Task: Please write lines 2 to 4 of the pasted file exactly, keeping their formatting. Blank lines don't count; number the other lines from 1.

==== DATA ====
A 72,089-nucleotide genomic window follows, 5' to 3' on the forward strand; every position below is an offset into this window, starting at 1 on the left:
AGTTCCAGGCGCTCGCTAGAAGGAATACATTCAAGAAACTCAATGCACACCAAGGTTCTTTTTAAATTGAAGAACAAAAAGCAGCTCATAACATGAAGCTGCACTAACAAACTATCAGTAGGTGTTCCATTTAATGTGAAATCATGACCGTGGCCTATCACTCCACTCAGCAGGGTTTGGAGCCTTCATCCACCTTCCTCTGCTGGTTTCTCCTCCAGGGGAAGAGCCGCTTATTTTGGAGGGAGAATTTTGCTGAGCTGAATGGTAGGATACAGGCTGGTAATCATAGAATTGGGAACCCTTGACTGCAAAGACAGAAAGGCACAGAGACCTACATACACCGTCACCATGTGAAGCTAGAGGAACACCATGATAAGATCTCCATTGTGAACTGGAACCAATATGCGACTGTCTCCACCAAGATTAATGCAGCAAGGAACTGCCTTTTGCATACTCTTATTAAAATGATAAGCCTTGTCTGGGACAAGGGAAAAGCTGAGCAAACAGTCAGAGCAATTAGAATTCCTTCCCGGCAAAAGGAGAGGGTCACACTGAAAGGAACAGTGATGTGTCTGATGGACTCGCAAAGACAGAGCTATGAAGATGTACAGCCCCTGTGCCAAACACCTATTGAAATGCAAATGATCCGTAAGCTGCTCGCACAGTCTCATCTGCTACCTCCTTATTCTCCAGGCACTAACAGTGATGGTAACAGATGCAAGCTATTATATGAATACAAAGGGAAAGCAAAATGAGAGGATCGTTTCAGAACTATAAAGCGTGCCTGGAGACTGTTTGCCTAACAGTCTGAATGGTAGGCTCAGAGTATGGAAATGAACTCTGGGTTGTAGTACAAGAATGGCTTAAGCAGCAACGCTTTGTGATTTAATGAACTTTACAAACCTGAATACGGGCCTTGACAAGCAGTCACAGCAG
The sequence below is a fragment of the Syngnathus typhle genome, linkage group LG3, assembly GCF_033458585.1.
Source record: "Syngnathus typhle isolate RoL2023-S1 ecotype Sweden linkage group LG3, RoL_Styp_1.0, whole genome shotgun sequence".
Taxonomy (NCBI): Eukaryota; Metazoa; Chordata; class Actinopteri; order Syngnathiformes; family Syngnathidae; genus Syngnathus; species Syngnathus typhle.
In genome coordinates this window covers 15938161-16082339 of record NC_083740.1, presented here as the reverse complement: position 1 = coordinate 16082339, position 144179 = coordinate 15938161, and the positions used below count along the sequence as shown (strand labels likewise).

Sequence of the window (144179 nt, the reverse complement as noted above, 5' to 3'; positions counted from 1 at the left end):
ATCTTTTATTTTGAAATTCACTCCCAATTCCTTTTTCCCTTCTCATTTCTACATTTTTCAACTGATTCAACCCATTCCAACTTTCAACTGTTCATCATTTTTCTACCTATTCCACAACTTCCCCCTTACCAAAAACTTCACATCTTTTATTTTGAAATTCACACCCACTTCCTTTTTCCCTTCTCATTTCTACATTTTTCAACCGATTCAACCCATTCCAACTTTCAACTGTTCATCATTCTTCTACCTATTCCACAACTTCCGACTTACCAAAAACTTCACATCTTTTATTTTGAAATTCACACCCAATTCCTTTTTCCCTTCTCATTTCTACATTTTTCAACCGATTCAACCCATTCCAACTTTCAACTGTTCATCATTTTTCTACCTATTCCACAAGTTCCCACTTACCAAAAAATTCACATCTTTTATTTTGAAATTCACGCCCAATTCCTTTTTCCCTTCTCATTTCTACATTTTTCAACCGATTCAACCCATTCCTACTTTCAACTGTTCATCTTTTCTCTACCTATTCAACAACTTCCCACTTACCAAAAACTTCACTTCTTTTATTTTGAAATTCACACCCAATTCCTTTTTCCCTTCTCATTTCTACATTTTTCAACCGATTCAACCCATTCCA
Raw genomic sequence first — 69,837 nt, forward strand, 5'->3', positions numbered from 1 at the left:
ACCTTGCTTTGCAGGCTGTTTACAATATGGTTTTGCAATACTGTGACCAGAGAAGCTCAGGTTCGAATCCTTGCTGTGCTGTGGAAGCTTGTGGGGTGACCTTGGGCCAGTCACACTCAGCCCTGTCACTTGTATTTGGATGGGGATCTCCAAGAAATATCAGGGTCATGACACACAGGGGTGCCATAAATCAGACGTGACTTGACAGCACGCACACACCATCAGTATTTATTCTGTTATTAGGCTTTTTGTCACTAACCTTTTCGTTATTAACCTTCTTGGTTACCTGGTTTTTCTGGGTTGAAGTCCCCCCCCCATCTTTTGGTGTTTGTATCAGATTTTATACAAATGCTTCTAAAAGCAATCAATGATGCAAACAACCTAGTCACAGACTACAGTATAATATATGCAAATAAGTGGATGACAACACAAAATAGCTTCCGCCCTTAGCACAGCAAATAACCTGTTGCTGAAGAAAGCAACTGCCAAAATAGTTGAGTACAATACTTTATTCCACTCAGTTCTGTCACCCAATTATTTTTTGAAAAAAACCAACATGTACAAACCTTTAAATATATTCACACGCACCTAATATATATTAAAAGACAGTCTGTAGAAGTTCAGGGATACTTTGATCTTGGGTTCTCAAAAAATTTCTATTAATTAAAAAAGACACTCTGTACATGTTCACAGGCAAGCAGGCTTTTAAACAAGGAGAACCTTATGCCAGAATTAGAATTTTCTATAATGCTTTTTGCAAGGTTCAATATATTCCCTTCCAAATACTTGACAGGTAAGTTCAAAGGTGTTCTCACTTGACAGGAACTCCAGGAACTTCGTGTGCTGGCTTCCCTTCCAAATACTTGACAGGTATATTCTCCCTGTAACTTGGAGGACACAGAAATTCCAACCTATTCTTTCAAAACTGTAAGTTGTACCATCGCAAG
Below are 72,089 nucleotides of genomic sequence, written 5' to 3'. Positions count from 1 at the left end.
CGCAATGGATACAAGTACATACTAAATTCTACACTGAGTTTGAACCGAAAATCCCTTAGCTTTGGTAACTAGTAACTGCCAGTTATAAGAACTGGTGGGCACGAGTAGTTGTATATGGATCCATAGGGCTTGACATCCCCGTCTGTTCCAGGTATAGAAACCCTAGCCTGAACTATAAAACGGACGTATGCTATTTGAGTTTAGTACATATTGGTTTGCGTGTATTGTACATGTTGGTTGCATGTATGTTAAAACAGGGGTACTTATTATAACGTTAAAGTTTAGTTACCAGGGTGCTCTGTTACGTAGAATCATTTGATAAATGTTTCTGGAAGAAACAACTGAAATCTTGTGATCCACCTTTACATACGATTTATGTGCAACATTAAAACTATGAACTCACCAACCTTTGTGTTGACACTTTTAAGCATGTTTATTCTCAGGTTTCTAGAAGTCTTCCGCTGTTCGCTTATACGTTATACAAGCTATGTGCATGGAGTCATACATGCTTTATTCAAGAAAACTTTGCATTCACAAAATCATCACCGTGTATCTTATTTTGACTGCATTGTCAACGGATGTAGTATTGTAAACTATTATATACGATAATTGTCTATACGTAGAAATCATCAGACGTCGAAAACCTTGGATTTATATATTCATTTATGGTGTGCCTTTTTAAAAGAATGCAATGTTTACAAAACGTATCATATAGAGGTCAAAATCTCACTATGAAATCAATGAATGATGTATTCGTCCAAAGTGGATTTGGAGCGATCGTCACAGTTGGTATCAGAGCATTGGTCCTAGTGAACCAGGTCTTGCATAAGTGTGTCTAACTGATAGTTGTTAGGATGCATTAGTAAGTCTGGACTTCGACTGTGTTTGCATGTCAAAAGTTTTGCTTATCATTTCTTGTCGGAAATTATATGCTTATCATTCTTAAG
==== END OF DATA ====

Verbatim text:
AGTTCCAGGCGCTCGCTAGAAGGAATACATTCAAGAAACTCAATGCACACCAAGGTTCTTTTTAAATTGAAGAACAAAAAGCAGCTCATAACATGAAGCTGCACTAACAAACTATCAGTAGGTGTTCCATTTAATGTGAAATCATGACCGTGGCCTATCACTCCACTCAGCAGGGTTTGGAGCCTTCATCCACCTTCCTCTGCTGGTTTCTCCTCCAGGGGAAGAGCCGCTTATTTTGGAGGGAGAATTTTGCTGAGCTGAATGGTAGGATACAGGCTGGTAATCATAGAATTGGGAACCCTTGACTGCAAAGACAGAAAGGCACAGAGACCTACATACACCGTCACCATGTGAAGCTAGAGGAACACCATGATAAGATCTCCATTGTGAACTGGAACCAATATGCGACTGTCTCCACCAAGATTAATGCAGCAAGGAACTGCCTTTTGCATACTCTTATTAAAATGATAAGCCTTGTCTGGGACAAGGGAAAAGCTGAGCAAACAGTCAGAGCAATTAGAATTCCTTCCCGGCAAAAGGAGAGGGTCACACTGAAAGGAACAGTGATGTGTCTGATGGACTCGCAAAGACAGAGCTATGAAGATGTACAGCCCCTGTGCCAAACACCTATTGAAATGCAAATGATCCGTAAGCTGCTCGCACAGTCTCATCTGCTACCTCCTTATTCTCCAGGCACTAACAGTGATGGTAACAGATGCAAGCTATTATATGAATACAAAGGGAAAGCAAAATGAGAGGATCGTTTCAGAACTATAAAGCGTGCCTGGAGACTGTTTGCCTAACAGTCTGAATGGTAGGCTCAGAGTATGGAAATGAACTCTGGGTTGTAGTACAAGAATGGCTTAAGCAGCAACGCTTTGTGATTTAATGAACTTTACAAACCTGAATACGGGCCTTGACAAGCAGTCACAGCAG
The sequence below is a fragment of the Syngnathus typhle genome, linkage group LG3, assembly GCF_033458585.1.
Source record: "Syngnathus typhle isolate RoL2023-S1 ecotype Sweden linkage group LG3, RoL_Styp_1.0, whole genome shotgun sequence".